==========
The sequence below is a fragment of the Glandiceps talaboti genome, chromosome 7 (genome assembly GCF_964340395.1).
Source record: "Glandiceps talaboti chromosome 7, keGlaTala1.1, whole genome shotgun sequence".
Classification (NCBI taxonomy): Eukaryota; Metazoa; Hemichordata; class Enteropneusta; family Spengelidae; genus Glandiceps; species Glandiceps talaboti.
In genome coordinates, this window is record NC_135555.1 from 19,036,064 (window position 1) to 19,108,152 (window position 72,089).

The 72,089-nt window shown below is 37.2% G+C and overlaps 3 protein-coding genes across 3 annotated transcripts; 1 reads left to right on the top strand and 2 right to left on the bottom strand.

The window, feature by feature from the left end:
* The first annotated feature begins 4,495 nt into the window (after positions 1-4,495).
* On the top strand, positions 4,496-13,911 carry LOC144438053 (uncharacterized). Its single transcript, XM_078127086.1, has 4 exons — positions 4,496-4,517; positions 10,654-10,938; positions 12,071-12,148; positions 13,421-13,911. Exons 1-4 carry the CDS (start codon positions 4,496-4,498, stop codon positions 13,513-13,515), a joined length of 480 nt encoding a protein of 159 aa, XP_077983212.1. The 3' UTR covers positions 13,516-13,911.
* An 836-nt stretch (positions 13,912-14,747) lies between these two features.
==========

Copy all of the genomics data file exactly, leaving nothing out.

The sequence below is a fragment of the Glandiceps talaboti genome, chromosome 7 (genome assembly GCF_964340395.1).
Source record: "Glandiceps talaboti chromosome 7, keGlaTala1.1, whole genome shotgun sequence".
Classification (NCBI taxonomy): Eukaryota; Metazoa; Hemichordata; class Enteropneusta; family Spengelidae; genus Glandiceps; species Glandiceps talaboti.
In genome coordinates, this window is record NC_135555.1 from 19,036,064 (window position 1) to 19,108,152 (window position 72,089).

The 72,089-nt window shown below is 37.2% G+C and overlaps 3 protein-coding genes across 3 annotated transcripts; 1 reads left to right on the top strand and 2 right to left on the bottom strand.

The window, feature by feature from the left end:
* The first annotated feature begins 4,495 nt into the window (after positions 1-4,495).
* On the top strand, positions 4,496-13,911 carry LOC144438053 (uncharacterized). Its single transcript, XM_078127086.1, has 4 exons — positions 4,496-4,517; positions 10,654-10,938; positions 12,071-12,148; positions 13,421-13,911. Exons 1-4 carry the CDS (start codon positions 4,496-4,498, stop codon positions 13,513-13,515), a joined length of 480 nt encoding a protein of 159 aa, XP_077983212.1. The 3' UTR covers positions 13,516-13,911.
* An 836-nt stretch (positions 13,912-14,747) lies between these two features.